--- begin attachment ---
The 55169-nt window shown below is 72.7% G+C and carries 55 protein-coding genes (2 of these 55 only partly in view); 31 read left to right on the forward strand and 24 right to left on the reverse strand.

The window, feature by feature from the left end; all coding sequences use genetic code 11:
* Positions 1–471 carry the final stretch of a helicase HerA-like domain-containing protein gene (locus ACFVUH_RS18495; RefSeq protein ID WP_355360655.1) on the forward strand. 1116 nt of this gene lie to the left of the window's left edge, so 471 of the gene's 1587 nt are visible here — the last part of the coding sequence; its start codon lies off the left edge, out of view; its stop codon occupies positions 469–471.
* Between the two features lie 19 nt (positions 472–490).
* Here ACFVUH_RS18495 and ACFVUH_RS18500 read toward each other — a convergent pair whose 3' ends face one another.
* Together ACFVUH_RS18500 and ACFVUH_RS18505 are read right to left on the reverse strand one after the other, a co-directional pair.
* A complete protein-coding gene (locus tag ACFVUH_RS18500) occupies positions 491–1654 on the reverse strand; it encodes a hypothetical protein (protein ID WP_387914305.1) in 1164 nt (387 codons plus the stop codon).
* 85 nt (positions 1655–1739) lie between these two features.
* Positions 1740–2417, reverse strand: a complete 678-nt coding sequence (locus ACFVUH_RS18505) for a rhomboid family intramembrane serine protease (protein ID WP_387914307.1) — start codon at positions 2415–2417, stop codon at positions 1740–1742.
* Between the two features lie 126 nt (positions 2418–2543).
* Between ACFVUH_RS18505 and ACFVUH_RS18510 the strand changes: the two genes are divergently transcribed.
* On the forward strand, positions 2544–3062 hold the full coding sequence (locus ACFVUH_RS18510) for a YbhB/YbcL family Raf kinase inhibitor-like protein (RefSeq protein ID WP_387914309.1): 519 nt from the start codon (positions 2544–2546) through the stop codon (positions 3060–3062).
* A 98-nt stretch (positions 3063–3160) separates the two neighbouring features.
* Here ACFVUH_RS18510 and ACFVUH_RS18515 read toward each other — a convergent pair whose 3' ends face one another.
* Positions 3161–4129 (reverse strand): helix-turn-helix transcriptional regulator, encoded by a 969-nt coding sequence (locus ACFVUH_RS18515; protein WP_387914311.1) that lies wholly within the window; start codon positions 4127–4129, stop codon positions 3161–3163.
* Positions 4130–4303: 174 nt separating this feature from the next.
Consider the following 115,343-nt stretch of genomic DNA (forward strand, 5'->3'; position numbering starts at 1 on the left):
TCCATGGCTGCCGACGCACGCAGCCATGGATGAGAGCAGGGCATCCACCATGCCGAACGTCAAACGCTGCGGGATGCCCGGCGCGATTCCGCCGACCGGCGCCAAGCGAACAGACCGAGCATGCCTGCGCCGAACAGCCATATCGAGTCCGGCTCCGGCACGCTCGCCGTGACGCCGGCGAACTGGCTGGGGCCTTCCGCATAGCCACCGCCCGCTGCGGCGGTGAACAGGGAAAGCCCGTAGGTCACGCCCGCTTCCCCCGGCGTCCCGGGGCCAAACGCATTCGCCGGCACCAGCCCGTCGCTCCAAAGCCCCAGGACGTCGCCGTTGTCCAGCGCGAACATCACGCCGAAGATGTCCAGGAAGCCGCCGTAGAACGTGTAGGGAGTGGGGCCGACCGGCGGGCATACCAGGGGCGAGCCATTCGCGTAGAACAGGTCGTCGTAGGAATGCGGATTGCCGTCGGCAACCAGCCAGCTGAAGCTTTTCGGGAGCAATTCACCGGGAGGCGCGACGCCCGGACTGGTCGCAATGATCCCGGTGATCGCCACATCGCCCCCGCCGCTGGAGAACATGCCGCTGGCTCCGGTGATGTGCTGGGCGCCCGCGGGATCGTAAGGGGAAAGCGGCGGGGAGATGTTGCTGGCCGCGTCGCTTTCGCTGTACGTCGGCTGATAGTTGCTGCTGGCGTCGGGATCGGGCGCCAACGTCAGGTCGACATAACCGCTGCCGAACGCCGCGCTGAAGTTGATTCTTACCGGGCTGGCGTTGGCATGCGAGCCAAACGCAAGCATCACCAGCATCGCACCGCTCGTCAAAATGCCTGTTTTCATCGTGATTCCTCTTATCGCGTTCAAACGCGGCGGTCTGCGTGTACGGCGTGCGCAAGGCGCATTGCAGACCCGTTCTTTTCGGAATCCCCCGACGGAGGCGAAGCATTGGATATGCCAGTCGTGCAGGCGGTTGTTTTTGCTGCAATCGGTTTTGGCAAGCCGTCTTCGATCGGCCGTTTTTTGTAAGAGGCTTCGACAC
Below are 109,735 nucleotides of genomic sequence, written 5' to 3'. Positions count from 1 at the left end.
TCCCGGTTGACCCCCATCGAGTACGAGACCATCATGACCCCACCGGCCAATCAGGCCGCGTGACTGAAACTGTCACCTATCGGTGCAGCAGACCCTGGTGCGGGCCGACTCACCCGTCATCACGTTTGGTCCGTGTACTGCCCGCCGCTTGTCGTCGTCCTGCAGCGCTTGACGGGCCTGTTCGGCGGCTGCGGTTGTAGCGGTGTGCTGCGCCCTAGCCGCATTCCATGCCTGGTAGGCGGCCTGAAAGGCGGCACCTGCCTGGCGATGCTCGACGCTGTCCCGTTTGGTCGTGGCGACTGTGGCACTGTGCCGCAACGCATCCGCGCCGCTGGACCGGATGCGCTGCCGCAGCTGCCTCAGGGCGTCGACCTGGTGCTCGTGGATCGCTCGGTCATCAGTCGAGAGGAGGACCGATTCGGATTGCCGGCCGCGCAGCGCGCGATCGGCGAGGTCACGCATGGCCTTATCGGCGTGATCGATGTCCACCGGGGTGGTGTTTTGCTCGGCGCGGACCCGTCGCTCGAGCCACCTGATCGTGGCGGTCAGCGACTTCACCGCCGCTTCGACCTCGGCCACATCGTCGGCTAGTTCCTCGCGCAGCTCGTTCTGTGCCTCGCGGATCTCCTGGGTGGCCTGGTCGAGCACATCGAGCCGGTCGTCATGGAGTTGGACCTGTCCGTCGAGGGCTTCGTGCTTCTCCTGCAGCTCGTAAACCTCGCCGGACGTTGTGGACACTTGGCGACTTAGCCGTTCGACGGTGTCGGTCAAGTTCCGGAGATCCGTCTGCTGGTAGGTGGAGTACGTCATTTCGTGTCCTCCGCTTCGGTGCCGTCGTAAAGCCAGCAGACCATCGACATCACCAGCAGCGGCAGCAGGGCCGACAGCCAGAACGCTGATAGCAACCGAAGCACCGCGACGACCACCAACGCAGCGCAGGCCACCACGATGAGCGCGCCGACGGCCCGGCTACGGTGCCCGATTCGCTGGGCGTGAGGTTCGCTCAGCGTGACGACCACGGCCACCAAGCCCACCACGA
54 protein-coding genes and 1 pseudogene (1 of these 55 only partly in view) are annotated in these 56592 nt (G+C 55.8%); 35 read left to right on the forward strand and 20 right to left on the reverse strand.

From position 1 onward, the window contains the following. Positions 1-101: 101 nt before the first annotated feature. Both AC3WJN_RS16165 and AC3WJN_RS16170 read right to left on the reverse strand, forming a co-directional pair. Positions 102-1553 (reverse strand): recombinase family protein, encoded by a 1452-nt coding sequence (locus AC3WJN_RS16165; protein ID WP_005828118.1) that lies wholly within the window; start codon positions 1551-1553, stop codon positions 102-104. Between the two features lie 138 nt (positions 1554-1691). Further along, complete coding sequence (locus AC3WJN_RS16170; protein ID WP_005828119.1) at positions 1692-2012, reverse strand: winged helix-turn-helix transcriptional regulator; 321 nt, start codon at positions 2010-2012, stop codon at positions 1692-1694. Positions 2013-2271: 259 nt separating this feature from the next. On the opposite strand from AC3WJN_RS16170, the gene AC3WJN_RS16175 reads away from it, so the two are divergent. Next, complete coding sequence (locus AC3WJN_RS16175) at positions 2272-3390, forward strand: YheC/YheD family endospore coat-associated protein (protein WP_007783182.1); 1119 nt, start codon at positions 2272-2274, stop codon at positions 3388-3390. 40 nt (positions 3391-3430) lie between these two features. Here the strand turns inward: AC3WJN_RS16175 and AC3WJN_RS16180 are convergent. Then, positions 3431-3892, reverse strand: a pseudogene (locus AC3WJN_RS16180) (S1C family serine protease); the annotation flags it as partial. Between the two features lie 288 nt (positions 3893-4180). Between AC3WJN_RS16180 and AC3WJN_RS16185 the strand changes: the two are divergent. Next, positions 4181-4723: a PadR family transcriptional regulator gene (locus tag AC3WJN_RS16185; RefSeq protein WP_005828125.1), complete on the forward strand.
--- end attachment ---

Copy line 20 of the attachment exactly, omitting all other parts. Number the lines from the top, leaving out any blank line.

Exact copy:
TCCCGGTTGACCCCCATCGAGTACGAGACCATCATGACCCCACCGGCCAATCAGGCCGCGTGACTGAAACTGTCACCTATCGGTGCAGCAGACCCTGGTGCGGGCCGACTCACCCGTCATCACGTTTGGTCCGTGTACTGCCCGCCGCTTGTCGTCGTCCTGCAGCGCTTGACGGGCCTGTTCGGCGGCTGCGGTTGTAGCGGTGTGCTGCGCCCTAGCCGCATTCCATGCCTGGTAGGCGGCCTGAAAGGCGGCACCTGCCTGGCGATGCTCGACGCTGTCCCGTTTGGTCGTGGCGACTGTGGCACTGTGCCGCAACGCATCCGCGCCGCTGGACCGGATGCGCTGCCGCAGCTGCCTCAGGGCGTCGACCTGGTGCTCGTGGATCGCTCGGTCATCAGTCGAGAGGAGGACCGATTCGGATTGCCGGCCGCGCAGCGCGCGATCGGCGAGGTCACGCATGGCCTTATCGGCGTGATCGATGTCCACCGGGGTGGTGTTTTGCTCGGCGCGGACCCGTCGCTCGAGCCACCTGATCGTGGCGGTCAGCGACTTCACCGCCGCTTCGACCTCGGCCACATCGTCGGCTAGTTCCTCGCGCAGCTCGTTCTGTGCCTCGCGGATCTCCTGGGTGGCCTGGTCGAGCACATCGAGCCGGTCGTCATGGAGTTGGACCTGTCCGTCGAGGGCTTCGTGCTTCTCCTGCAGCTCGTAAACCTCGCCGGACGTTGTGGACACTTGGCGACTTAGCCGTTCGACGGTGTCGGTCAAGTTCCGGAGATCCGTCTGCTGGTAGGTGGAGTACGTCATTTCGTGTCCTCCGCTTCGGTGCCGTCGTAAAGCCAGCAGACCATCGACATCACCAGCAGCGGCAGCAGGGCCGACAGCCAGAACGCTGATAGCAACCGAAGCACCGCGACGACCACCAACGCAGCGCAGGCCACCACGATGAGCGCGCCGACGGCCCGGCTACGGTGCCCGATTCGCTGGGCGTGAGGTTCGCTCAGCGTGACGACCACGGCCACCAAGCCCACCACGA